A Minor Chorus: An Evening with Billy-Ray Belcourt
2022, Indigenous Voices, Arts + Culture
Moderator | Cecily Nicholson
Cecily Nicholson is the author of four books, and past recipient of the Dorothy Livesay Poetry Prize, and the Governor General’s Literary Award for poetry. She teaches at Emily Carr University of Art + Design, and collaborates with community impacted by carcerality and food insecurity.
By Victoria Barclay, MA Student, UBC Department of Sociology
Billy-Ray Belcourt, writer and academic from the Driftpile Cree Nation (located in what is colonially known as Northern Alberta) began the evening with a reading from his new book A Minor Chorus.
In a conversation that followed with author and event moderator Cecily Nicholson, Belcourt explained that A Minor Chorus tells the story of a gay man who never comes out but still has the “ability to fully step into that identity.” Belcourt shared that this “represents many lives in Northern Alberta” –– a life that, as a teenager, he once imagined for himself. Each character portrays several people living in Northern Alberta. Speaking about the characters of the novel, Belcourt told the audience that he wanted a large cast, as “we are all minor characters,”— hence the title.
Belcourt has an interest in nonlinear storytelling, saying “there are so many new beginnings,” which urged him to re-start the novel several times while writing.
Reminding us of the “fetish of the individual” in the West, Belcourt explored whether novels can use a voice that is communal, collective, and social. A Minor Chorus is “full of lessons about writing a novel.” Belcourt uses dialogue to tease out the collective voice. He described the narrator as an overthinker through which philosophical resonance can take place.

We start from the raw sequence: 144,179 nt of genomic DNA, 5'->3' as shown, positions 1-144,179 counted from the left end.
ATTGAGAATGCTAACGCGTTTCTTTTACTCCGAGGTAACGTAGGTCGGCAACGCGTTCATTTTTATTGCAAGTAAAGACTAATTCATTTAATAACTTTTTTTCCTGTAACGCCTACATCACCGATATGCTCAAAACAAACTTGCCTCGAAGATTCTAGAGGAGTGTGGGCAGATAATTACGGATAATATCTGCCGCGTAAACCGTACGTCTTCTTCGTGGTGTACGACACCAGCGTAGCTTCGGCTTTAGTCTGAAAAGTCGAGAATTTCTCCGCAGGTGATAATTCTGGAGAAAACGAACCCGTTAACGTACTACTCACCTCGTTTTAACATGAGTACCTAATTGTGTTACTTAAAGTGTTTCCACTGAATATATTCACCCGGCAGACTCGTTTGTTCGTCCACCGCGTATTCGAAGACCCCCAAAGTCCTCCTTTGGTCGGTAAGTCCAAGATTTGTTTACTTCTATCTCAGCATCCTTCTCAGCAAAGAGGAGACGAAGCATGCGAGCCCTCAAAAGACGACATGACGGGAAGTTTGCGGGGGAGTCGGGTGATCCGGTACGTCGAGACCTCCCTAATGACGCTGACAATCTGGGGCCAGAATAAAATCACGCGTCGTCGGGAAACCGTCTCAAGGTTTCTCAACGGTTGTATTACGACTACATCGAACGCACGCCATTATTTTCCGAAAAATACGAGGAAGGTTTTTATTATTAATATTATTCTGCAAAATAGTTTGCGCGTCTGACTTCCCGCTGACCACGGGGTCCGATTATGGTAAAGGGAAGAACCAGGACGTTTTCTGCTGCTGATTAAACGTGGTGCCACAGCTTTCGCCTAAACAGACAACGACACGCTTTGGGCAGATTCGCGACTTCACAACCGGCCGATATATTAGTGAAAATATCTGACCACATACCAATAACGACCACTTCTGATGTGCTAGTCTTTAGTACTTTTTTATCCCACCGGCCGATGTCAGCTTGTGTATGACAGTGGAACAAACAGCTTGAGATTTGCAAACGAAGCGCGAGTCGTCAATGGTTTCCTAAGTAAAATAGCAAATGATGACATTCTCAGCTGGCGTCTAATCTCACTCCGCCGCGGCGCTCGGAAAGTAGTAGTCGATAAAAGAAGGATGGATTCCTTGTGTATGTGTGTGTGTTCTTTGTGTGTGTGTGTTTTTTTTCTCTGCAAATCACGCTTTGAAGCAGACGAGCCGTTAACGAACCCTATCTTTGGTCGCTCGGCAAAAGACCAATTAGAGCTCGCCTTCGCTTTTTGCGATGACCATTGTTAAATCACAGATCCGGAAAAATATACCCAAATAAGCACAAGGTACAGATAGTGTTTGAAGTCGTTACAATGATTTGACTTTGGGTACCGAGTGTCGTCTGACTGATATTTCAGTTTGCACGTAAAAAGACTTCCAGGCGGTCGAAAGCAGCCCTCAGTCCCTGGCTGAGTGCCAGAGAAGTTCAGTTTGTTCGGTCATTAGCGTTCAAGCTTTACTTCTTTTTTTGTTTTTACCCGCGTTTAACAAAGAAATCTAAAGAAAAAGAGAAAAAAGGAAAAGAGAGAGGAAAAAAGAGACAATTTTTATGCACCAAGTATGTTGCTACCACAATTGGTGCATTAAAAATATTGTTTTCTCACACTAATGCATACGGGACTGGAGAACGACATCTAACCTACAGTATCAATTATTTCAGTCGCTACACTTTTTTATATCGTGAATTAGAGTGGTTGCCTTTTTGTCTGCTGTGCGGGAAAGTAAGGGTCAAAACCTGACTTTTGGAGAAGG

There are moments of poetry in Belcourt’s latest novel. “Some experiences turn us into poets. When the book collapses into poems, there are those moments,” he said.
Belcourt recognizes that this book may not be an easy read. Reflecting on the words of Toni Morrison, he said, “reading is an act of labour.” He finds it, “important that the book register the labour that went into it,” calling it an “intentional choice”— one that editors dislike.
Nicholson also read some questions posed by audience members:
How do you think your novels encourage others to come forward with their stories?
Belcourt explained that for so long queer Indigenous writing has been excluded from literature and that the little representation it gets is usually not great. Promoting Indigenous writing through his own writing is one of Belcourt’s goals.
Which character would you meet from your works and why?
Belcourt would meet the protagonist of A Minor Chorus because they share many similarities.